Wednesday, August 28, 2013

Rocks and poetry

Well, this was a super cool lesson and I have to thank New City Arts for the great idea! Definitely check out her blog. I even used her student examples on my handout to show my kids the haiku and free verse poetry that we were trying out. I started by asking teachers for rocks to borrow, because the only ones I had were kinda boring. Little did I know, we had so many rock collecting teachers!
We used a range of shading pencils to complete a 7-part value scale, then set to work with our sketches and poems. Many kids asked, "Can I trace my rock?" which sparked a great conversation about drawing three-dimensionally versus a "footprint" drawing. Students used at least 4 of the values in the final drawing, along with a cast shadow.
The poems are so expressive - as we sketched, we jotted down descriptive words on our worksheet and even added a little personification by noting what our rock's mood or personality would be like. Some are serious and deep, while others are funny and light.
At the end of class, when most were finishing up, we watched an interesting 5 minute video from the TV show "How It's Made" about graphite pencils - it's attached at the bottom of the post. This is definitely a keeper lesson and a great start to the year.

Haring figures, complementary colors

Keith Haring's symbolic figures are a great subject matter for my 4th graders, who learn about gesture drawing, color schemes, and value in the first unit. His work is so relatable because his figures show no gender, age, race - they could be anyone! This lesson hits so many standards, and the kids love posing for each other and making gesture drawings, which we made contour lines around to make them resemble Haring's figures. We selected a pair of complementary colors and mixed tints and shades for the backgrounds - I really like the painterly backgrounds with the crisp figures on top, and the gray paper behind it all really shows off the colors better than white.

Saturday, August 24, 2013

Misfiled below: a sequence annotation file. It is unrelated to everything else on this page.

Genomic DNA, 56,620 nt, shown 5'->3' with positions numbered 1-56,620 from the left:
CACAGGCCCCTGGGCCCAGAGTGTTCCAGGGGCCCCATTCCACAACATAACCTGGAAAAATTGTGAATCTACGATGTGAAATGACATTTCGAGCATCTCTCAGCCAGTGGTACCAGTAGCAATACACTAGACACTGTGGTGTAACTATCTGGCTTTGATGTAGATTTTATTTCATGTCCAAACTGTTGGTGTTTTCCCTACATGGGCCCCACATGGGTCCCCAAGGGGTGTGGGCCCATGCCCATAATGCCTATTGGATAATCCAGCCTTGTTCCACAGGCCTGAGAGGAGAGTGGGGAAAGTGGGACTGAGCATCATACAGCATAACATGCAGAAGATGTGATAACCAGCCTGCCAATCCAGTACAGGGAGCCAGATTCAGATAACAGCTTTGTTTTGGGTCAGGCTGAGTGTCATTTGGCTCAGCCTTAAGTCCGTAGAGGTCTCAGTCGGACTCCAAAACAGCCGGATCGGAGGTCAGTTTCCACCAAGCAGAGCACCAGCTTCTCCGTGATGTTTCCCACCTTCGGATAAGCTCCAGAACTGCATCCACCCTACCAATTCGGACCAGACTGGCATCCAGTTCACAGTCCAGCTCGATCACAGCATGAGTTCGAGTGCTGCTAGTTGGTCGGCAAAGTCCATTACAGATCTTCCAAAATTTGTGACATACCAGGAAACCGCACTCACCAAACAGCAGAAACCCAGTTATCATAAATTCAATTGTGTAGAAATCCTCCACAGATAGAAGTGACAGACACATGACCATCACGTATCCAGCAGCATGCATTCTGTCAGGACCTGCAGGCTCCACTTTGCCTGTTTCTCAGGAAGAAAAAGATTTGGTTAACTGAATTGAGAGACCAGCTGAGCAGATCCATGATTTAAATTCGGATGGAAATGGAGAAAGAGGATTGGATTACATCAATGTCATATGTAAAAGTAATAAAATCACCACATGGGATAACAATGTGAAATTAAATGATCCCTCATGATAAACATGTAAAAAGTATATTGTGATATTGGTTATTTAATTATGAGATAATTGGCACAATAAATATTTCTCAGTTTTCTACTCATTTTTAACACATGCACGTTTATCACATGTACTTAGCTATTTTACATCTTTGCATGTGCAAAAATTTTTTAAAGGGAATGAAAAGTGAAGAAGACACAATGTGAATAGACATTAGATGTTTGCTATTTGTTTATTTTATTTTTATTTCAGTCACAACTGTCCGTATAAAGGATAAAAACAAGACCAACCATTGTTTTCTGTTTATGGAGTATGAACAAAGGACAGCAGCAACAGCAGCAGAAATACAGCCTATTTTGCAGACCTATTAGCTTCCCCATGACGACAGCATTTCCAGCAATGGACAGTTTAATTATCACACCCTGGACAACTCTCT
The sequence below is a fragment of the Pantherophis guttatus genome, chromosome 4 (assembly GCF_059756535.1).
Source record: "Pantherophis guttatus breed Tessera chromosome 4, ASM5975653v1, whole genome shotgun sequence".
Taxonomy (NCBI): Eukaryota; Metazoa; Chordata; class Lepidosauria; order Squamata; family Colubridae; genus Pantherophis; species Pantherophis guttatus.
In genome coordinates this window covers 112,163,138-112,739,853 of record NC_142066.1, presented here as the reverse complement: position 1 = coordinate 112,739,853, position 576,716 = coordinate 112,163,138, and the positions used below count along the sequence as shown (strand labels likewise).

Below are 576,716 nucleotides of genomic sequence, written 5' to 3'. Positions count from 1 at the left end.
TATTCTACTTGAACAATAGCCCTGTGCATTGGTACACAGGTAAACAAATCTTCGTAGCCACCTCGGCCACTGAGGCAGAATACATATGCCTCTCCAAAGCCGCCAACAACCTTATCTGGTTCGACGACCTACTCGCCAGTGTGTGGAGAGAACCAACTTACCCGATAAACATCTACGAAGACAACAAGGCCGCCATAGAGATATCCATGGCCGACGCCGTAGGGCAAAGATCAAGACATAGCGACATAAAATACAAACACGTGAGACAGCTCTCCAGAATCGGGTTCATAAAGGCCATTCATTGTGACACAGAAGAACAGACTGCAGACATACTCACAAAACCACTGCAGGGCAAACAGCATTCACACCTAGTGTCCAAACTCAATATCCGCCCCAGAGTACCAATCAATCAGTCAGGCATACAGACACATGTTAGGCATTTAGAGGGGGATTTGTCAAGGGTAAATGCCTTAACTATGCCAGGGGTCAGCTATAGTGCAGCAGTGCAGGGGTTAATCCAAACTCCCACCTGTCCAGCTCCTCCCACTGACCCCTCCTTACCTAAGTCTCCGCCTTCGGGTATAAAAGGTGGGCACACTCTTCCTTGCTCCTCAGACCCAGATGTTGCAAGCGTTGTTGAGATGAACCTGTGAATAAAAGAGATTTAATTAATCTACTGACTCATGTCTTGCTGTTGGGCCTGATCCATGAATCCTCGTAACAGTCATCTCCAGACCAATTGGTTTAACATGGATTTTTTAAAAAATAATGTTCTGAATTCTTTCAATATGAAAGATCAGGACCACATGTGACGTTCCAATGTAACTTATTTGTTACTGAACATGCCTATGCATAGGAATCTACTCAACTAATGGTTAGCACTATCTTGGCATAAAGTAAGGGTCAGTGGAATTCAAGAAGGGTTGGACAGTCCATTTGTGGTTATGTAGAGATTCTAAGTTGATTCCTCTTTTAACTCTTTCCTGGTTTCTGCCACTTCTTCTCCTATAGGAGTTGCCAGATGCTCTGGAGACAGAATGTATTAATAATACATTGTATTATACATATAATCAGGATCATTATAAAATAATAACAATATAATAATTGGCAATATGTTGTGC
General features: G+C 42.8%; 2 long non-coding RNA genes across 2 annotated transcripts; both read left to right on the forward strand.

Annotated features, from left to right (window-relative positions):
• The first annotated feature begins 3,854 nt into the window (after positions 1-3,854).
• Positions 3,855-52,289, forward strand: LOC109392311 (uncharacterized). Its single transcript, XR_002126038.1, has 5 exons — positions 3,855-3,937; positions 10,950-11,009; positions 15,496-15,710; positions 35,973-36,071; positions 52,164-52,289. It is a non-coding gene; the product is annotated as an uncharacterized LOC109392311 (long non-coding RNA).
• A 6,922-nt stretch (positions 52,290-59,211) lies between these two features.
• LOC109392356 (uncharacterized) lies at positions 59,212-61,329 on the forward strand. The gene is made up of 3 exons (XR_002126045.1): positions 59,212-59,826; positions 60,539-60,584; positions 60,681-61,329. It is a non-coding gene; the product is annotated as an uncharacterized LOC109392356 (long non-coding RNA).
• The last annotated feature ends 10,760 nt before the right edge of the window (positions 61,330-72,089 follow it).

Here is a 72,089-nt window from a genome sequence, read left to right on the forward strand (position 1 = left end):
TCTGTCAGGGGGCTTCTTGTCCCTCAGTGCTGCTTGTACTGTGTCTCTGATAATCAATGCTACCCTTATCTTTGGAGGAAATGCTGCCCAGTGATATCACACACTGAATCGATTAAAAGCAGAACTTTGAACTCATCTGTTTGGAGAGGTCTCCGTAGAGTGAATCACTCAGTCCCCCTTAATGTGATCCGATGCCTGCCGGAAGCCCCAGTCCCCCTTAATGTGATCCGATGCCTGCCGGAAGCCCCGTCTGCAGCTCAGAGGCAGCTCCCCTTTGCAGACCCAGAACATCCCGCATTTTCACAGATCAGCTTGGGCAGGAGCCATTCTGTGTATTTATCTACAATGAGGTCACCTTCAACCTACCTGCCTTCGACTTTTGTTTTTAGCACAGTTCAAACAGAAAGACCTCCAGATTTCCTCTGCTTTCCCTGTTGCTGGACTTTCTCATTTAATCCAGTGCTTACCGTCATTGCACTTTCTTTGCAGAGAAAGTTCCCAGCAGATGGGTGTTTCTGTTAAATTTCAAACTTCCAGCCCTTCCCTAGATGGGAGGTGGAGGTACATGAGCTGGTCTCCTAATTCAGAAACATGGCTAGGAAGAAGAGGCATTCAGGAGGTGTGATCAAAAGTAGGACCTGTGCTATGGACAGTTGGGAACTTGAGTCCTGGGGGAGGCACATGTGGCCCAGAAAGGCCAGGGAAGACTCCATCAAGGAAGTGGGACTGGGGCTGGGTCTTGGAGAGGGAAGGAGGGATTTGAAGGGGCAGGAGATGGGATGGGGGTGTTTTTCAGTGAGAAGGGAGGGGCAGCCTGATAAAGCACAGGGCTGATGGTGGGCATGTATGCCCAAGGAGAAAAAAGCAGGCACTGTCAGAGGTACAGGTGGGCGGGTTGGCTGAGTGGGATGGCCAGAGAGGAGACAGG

The many ways to stay connected

I have added some new ways to follow our art room learning, so you can pick your favorite! In addition to the "follow" links from Google and Bloglovin' and RSS feeds (I still don't know what that means, but if you do, great!), you can also sign up to follow by email, which seems like the easiest way if you aren't a regular blog reader.
I have also just joined Instagram, and we use Twitter for our Free Art Friday activities. 
You can find all of these links in the right sidebar. 

Isn't this a great pic and message?

Friday, August 23, 2013

Colors and Shapes in Nature, KDG

Alma Thomas was our artist of inspiration for our very first project with the new group of kindergarten artists at Dolvin. We looked at examples of her simple and beautiful paintings of falling leaves, radiating suns, and curvy rainbows.  Did you know she was born right here in Georgia? Studying artists from our home state is one of our objectives, and when I discovered this fact about her I was very excited to add her to our artist list.  The students really enjoyed the watercolor paint over crayon resist technique, and, of course, watching the water change color every time we rinsed our brushes.

Wednesday, August 21, 2013

Get the Good Stuff!

The Dixon Ticonderoga Company is promoting their quality school and art supplies this back-to-school season by asking art teacher bloggers to put their products to the test. I was happy to welcome these donations into our classroom and will share with you what we have found, now that we have had the joy of opening, unpacking, and sampling a box of free art supplies. 
First off, everyone knows that the Ticonderoga pencil is about as high quality as you can get. They arrived pre-sharpened, a deal breaker for me if they are not, and have a latex-free eraser that withstands some serious use. The competitor pencil erasers wouldn't have lasted a day in my room.

The Prang watercolors are removable from the case, which is great for painting with a selected color scheme, and the brush is well made. The colors are nice and bold, and my professional artist friend Sherry says they are her favorite travel watercolor set, and her studio mates agree. Prang's box seems a little sturdier than the competitor set as well.

This is my first time trying out the Prang markers and I was a bit skeptical after only using a competing brand for many years, but you can see here in the comparison photo that the ink coverage is very smooth and vibrant. I like that the tops are all white, which can make cleanup go a little quicker, and the only thing I can say I missed while using the Prang markers is that the tip shape doesn't really allow for thick line coverage, but there is a slight thickness difference from tip to angle.

The colored pencils were quite impressive, even before unpacking them. They had a nice weight, a triangular form for staying in place on the table, and a sharpener is included. The thick lead puts down smooth, saturated color and they don't feel fragile, like the competitor pencil. They seem as though they would last a long time.